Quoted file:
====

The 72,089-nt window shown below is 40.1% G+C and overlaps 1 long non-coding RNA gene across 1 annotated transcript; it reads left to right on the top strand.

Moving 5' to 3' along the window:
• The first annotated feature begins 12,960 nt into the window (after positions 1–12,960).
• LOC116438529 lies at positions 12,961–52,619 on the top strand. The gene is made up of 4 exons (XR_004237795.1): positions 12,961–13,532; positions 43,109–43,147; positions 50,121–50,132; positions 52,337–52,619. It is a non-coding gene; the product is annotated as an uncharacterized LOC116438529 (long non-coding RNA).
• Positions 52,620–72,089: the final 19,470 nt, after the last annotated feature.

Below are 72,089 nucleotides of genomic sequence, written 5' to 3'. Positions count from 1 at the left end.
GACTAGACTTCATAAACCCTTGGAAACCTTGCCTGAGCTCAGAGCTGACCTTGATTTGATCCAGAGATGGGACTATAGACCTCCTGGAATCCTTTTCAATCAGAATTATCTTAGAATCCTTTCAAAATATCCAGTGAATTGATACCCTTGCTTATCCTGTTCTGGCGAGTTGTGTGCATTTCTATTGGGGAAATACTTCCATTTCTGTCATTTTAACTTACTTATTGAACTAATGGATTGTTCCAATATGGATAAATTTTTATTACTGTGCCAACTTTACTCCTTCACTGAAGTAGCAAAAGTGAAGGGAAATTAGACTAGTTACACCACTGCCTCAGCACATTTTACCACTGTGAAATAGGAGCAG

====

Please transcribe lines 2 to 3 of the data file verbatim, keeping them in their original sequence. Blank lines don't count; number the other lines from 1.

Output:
Moving 5' to 3' along the window:
• The first annotated feature begins 12,960 nt into the window (after positions 1–12,960).